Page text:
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Get that Grill back from those harsh weather conditions.

Step 1: Disassemble the BBQ Grill

Ok lets rip into it, first unscrew all wooden parts, handles, side trays, etc. Keep all the nuts bolts and washers so you can either reuse them or find the same size at the hardware store. You will most likely need only a crescent wrench and a screw driver for this, bolts may break if they are too rusty. Remove plastic caps from the burner switches, they should just pull right off, otherwise look for a small hole in the plastic that may have a set screw in it (most likely a hex key). If your igniter is broken take that off as well. leave the grates intact for now, but you may take off any baskets or other outside accessories.

Step 2: Clean the Inside

So the easiest way to start this process is to move your grill into an open area just as a precaution, and cover the grates with aluminum foil. Turn on the grill (high) and close the lid for 15-20 minutes this is going to let off a lot of smoke for it is burning all the caked on grease inside to a powdery ash. Just like the auto clean function on your stove. turn grill off and let it cool a few minutes then you can get out the wire brush, and spatula, and go to town scraping all that old grease off. this may or may not be good enough for your standards (it is a grill). Or you can get out the degreaser and spray it on and leave it sit for a while then wash it, and wipe it out, completely free of grease. I would suggest to do this if you are planning to paint the inside of the grill (steps upcoming).

Step 3: Wash Everything

Clean, clean, clean, take a scotch bright pad and dish soap and water to everything. The scotch bright will act as a mild sandpaper so be cautious around lettering and signage, but really go after any rust spots you see. If you cant get rust off take out the real sand paper to get rid of it. Hose off all soap and let dry.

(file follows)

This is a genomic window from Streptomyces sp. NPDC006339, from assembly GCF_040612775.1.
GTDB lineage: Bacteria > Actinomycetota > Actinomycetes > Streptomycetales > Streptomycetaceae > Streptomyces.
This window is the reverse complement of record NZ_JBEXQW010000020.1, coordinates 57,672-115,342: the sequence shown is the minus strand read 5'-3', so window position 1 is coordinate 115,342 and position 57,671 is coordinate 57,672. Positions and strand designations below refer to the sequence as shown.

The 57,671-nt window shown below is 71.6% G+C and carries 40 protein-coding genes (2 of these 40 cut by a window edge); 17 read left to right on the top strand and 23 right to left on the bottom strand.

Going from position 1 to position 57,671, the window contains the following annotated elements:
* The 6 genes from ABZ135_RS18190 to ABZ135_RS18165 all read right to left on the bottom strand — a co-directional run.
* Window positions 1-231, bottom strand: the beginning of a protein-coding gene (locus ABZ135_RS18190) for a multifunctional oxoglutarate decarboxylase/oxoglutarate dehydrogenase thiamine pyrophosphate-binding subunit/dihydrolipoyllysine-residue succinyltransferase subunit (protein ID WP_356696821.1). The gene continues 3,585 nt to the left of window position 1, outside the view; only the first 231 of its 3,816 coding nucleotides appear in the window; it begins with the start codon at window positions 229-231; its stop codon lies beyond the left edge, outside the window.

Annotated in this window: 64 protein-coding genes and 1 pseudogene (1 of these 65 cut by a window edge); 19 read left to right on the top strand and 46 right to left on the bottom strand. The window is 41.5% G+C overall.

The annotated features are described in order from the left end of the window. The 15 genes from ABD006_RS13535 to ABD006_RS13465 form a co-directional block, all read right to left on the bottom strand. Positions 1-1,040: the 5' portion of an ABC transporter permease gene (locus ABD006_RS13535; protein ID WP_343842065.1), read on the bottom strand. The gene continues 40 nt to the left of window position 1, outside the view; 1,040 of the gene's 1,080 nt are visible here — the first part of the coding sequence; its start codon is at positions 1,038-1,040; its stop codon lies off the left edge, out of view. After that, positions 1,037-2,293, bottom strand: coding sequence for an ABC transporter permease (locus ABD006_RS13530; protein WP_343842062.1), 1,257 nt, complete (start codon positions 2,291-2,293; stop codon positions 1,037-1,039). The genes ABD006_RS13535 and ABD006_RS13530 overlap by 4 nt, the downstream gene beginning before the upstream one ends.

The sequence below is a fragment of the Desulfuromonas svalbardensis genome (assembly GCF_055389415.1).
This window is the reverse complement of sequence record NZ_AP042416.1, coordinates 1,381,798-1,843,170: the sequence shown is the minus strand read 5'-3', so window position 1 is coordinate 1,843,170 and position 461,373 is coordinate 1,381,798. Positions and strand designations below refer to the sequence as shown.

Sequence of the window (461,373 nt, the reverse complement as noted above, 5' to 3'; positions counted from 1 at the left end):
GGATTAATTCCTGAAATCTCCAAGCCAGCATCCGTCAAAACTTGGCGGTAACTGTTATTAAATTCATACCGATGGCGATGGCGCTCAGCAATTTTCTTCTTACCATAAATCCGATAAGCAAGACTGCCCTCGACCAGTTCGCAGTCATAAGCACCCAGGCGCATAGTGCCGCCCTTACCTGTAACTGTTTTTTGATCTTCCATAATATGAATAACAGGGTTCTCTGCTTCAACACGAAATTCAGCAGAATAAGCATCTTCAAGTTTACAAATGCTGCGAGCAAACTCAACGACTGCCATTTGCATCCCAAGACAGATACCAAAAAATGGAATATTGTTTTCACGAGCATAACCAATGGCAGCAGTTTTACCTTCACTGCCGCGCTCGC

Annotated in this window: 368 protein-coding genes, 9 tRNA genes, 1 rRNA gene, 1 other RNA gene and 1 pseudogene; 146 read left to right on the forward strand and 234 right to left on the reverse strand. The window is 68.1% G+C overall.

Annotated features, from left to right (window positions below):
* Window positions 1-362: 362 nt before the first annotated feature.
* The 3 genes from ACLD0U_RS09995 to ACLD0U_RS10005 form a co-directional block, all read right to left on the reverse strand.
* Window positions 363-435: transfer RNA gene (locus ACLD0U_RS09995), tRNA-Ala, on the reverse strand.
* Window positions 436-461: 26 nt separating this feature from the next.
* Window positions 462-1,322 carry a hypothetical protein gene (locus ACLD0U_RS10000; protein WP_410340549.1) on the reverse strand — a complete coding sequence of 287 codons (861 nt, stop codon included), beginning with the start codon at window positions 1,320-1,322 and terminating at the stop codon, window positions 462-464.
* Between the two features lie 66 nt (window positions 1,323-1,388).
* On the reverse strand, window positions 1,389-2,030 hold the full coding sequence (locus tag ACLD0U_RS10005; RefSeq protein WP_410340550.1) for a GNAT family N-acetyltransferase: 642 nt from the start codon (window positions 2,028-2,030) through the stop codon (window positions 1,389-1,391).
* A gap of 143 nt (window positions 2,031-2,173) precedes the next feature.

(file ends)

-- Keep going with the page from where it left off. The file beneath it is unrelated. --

Step 4: Paint It

As we were cleaning the grill with the scotch bright pad, we were also scuffing the surface a bit for good adhesion of paint, but if you think it could use some more use a light sand paper like 220-320 grit.

When painting a grill you must use two different types of paint. For the grill housing itself use High Heat Paint (DO NOT USE ON THE GRATES OR ANY THING IN DIRECT CONTACT WITH YOUR FOOD). You may spray the inside and outside of the housing and lid as well as the burners themselves if you are careful as to not clog the holes. Spray paint on a clean surface, also free from rust, in even strokes overlapping each line by 1/2 to 1/3 for even coverage. After letting this dry for a few hours youmust cure this type of paint with heat. (read can for instructions) Turn grill on high for 20 min or so should cure it.

Next is a standard spray paint for wood metal plastic. This will be used on all other parts of the grill using the same application methods as above, minus the curing process, and possibly adding a light sanding and second application if necessary. If needed replace any wood pieces that have broken or split, then sand and prep all surfaces for painting. Tape off any branding or operational guides as to not lose them. ( or you can re paint them on if you want) Precaution as to sanding and painting the propane tank. Only lightly sand surface rust, (if it is pitted you are best off to leave it alone and look into getting a new tank for safety) and cover all connecting hardware before painting. also do not paint if you are one to trade in propane tanks at the local gas station or convenience store, they may not take it.

Once again you are best off replacing any badly rusted and pitted grates do not paint. Or you can mix two cups vinegar and one-cup salt in a bowl. Place your rusty grates in a large heavy-duty garbage sack. Pour the vinegar and salt into the bag and tie it shut. Lay the bag flat on the ground and let the grill soak over night. After soaking, wipe the rust off with an old rag. The salt should act as a mild abrasive to scrape off the rust. These are food products so they are safe to eat off.

Step 5: Put It Back Together and Get to Dinner

Replace all the parts, screws, grates, knobs, emblems, etc. Hook back up propane and make sure every thing works. HOLD UP! Don't through the meal on that grill just yet. Time to talk about maintenance, That grate you just got so pretty and clean, is actually a lot like a cast iron skillet you actually need to heat up and spread vegetable oil on it (don't use spray oil its flammable) as to prevent rust in the future. Also do this after scraping the grate clean after each meal. Buy or make a grill cover, it will save you from doing this every year. Now only every few years.